>>>>>==========>> The cure that killed. Discover, March 1994, P 56 Larry Thompson

An in-depth story of the study to test the drug fialuridine (FIAU) as a cure for hepatitis B that went wrong and was stopped after the death of several of the subjects. (See Chance News 2.15 for more details of this study) <<<========<<

>>>>>==========>> Sex and the brain. Discover, March 1994, p 64 David Nimmons

The story of the life and work of Simon LeVay since he discovered a minute but measurable difference in the size of a part of the brain of homosexual and heterosexual men. LeVay's instant fame and involvement with the gay community led him to give up his research career and help found an extension school for adults taught by lesbians and homosexuals, teaching a wide range of courses involving sexual orientation in law, science, literature, the arts etc. The article also reviews other studies that suggest that sex preference is a genetic trait. (See Chance News 2.13 and 2.14). <<<========<<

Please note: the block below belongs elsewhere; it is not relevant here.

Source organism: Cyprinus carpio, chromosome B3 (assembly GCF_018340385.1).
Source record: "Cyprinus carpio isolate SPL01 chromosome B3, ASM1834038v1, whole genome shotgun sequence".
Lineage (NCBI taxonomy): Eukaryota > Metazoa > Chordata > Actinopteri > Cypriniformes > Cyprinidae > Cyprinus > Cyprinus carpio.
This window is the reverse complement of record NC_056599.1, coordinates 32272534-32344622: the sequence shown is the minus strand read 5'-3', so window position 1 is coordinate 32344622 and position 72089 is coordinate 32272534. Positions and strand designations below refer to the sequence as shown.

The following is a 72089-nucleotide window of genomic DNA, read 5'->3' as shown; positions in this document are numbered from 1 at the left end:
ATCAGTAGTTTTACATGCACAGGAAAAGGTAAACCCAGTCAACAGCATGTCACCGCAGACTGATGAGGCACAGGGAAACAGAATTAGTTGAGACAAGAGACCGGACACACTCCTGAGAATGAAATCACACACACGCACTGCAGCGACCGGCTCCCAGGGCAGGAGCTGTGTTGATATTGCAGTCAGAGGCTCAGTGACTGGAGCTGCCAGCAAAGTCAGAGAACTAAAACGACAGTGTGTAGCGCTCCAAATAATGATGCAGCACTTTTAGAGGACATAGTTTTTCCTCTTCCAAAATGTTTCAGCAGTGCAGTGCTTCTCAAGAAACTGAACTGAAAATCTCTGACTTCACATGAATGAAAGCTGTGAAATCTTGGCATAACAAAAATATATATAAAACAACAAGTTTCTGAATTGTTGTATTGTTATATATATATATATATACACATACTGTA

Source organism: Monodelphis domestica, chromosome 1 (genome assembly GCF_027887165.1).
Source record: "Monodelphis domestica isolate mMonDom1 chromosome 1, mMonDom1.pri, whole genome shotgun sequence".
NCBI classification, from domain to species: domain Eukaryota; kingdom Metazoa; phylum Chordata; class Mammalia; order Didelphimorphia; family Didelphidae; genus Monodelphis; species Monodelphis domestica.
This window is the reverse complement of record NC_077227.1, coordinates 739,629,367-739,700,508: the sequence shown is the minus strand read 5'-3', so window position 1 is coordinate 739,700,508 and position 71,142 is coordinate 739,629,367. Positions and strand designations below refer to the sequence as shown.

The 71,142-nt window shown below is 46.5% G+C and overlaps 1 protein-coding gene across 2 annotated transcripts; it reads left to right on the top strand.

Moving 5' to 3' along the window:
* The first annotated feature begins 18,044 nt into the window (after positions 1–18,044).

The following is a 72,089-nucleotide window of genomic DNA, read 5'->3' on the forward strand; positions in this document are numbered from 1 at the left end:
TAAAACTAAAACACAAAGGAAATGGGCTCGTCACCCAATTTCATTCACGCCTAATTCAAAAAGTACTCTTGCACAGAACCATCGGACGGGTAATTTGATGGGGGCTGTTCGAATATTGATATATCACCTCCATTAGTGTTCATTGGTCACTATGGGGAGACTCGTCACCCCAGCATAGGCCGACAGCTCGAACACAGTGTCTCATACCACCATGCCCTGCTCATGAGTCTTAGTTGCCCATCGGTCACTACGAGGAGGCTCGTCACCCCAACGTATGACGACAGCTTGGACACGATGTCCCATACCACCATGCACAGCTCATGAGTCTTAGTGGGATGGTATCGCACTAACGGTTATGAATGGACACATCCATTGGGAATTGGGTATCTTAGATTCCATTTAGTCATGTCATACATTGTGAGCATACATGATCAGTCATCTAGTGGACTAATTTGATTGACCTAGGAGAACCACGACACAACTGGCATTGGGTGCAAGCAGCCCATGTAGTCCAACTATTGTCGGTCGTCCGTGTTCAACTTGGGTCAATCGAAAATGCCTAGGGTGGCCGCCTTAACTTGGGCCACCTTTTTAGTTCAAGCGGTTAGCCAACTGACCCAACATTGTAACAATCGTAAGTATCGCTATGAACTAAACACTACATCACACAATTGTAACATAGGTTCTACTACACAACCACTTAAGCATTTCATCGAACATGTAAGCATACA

>>>>>==========>> Quest for AIDS vaccine raises ethical questions on tests. The Boston Globe, 21 February 1994, p3 Richard Saltus

Discusses ethical questions related to conducting trials of experimental AIDS vaccines in a way that respects the rights of research subjects. One concern is that the urgency surrounding the epidemic may lead to premature human testing of new treatments. There have also been reports that treatments which show promise in the lab can be less effective in the real world, apparently because of differences among strains of the virus. Vaccines currently under development to reduce vulnerability to HIV infection are not expected to be more than 50-60% effective, making it all the more important that people understand and weigh the risks and benefits of vaccination. Finally, it is noted that some high risk groups such as IV drug users, young gay males, and persons of color tend to have less access to medical care, and may be difficult to recruit for testing. <<<========<<